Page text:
Zöe Handley, our resident EFL technology guru, considers the notion of the so-called “digital natives / digital immigrants” divide and whether such a divide exists between learners of English as a foreign language and their teachers.
Ever since I became aware that the digital natives / digital immigrants opposition is having a negative effect on teachers’ confidence in their use of technology in language teaching, the topic has frustrated me. In this post, I will explain why.
Where did the terms digital native and digital immigrant originate?
The terms first appeared in Prensky (2001). In this article, Prensky argued that an unsurmountable digital divide has developed between the young who have grown up with technology and older people who have become acquainted with technology later in life; and consequently between students and their teachers. Prensky coined digital natives to refer to the former and digital immigrants to refer to the latter and argued that, as a result of interacting with technology, digital natives “think and process information fundamentally differently” (Prensky, 2001: 1) to digital immigrants. Digital natives, according to Prensky, process information quickly, enjoy multi-tasking, and enjoy gaming, while digital immigrants process information slowly, working on one thing at a time and do not appreciate less serious approaches to learning. This divide, Prensky argued, is the greatest problem facing education today and teachers must change the way they teach in order to engage their students.
In other literature this generation has been referred to as the Net Generation (Tapscott, 1998) and the Millennials (Howe & Strauss, 2000) and more precisely defined as those born on or after 1982 (Oblinger, 2003).
Prensky’s ideas have since influenced policy-makers and many researchers have adopted them as their point of departure. But, what evidence is there to support the native / immigrant divide?
Prensky’s original article is merely an opinion piece. In it he provides neither evidence that the young engage with different technologies to the old, nor evidence that they learn in different ways. While his follow-up article (Prensky, 2002) promises to provide such evidence from neuroscience and social psychology, it is similarly little more than an opinion piece and makes huge leaps from neuroscience and social psychology research to claims about the way in which today’s digital native students learn.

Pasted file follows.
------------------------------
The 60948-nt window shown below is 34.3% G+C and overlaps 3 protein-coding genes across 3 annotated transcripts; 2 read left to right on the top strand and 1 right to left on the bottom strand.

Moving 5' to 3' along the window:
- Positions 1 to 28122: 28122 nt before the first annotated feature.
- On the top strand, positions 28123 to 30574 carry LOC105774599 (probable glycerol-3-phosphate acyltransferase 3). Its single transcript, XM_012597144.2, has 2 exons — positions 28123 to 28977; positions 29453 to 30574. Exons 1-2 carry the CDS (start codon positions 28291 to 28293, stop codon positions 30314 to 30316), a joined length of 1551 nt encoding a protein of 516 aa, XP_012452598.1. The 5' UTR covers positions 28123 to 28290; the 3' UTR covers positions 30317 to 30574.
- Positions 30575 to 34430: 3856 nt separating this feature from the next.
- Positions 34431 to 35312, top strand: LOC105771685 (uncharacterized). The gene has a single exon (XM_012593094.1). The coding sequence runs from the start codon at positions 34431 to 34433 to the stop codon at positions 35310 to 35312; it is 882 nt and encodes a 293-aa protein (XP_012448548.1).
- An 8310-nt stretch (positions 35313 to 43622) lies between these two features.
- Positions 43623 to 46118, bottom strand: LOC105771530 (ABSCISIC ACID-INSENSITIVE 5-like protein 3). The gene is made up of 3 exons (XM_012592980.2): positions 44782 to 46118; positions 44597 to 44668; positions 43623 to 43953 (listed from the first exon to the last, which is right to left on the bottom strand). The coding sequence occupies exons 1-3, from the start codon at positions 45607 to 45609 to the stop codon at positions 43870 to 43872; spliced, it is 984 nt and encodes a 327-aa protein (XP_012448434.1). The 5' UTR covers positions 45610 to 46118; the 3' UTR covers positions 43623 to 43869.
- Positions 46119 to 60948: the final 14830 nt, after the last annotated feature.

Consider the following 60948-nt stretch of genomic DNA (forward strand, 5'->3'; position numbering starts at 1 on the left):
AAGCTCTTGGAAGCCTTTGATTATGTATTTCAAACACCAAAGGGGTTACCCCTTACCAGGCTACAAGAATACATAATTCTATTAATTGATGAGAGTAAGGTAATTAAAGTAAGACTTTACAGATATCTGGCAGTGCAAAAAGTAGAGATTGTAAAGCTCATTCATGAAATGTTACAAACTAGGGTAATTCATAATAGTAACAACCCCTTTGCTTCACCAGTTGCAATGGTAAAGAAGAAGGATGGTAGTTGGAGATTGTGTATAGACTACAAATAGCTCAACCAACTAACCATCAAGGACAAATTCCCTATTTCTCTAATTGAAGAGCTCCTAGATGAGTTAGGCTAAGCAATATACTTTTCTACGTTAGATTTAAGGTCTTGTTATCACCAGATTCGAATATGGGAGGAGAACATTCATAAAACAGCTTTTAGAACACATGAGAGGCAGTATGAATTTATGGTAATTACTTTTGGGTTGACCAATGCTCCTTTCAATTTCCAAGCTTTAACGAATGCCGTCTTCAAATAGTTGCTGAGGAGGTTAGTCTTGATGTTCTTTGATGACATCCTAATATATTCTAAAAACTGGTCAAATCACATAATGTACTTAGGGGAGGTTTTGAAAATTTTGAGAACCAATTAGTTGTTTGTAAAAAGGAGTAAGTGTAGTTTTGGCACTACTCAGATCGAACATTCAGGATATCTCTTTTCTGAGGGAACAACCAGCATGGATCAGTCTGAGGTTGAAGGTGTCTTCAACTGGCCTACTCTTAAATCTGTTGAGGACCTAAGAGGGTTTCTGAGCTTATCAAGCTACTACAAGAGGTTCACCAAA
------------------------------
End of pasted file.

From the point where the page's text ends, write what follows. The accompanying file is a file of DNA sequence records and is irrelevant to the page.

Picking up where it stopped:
Studies that have questioned the validity of the digital native /digital immigrant divide have found that students do not engage with technology as much as we might think. They are not the most frequent users of technology, rather 35-44 year olds are (Bayne and Ross, 2007). While in some families computers are seen as valuable educational tools and parents actively engage their children in their use, in others computers are only used for the purposes of entertainment and parents restrict their use (Bennett & Maton, 2010). Further, while we are led to believe that students are constantly online and engaged in a variety of activities (Kárpáti, 2009), surveys of students’ use of technology suggest that most are engaged in social networking, but only a small number are engaged in content-creation activities such as blogging and creating wikis (Bennett & Maton, 2010). In short, beyond the most common uses of technology, students’ experience of technology varies widely (Bennett & Maton, 2010).
In light of this evidence, even Prensky himself has modified his position (Prensky, 2009). In particular, Prensky now accepts that through their experience with technology, older people may be digital natives. Yet, Prensky’s original claim of a divide between the old and the young continues to be perpetuated.
Would you consider yourself to be a digital native or a digital immigrant? Does your experience reflect the digital native /digital immigrant discourse? It would be great to hear your views on this issue.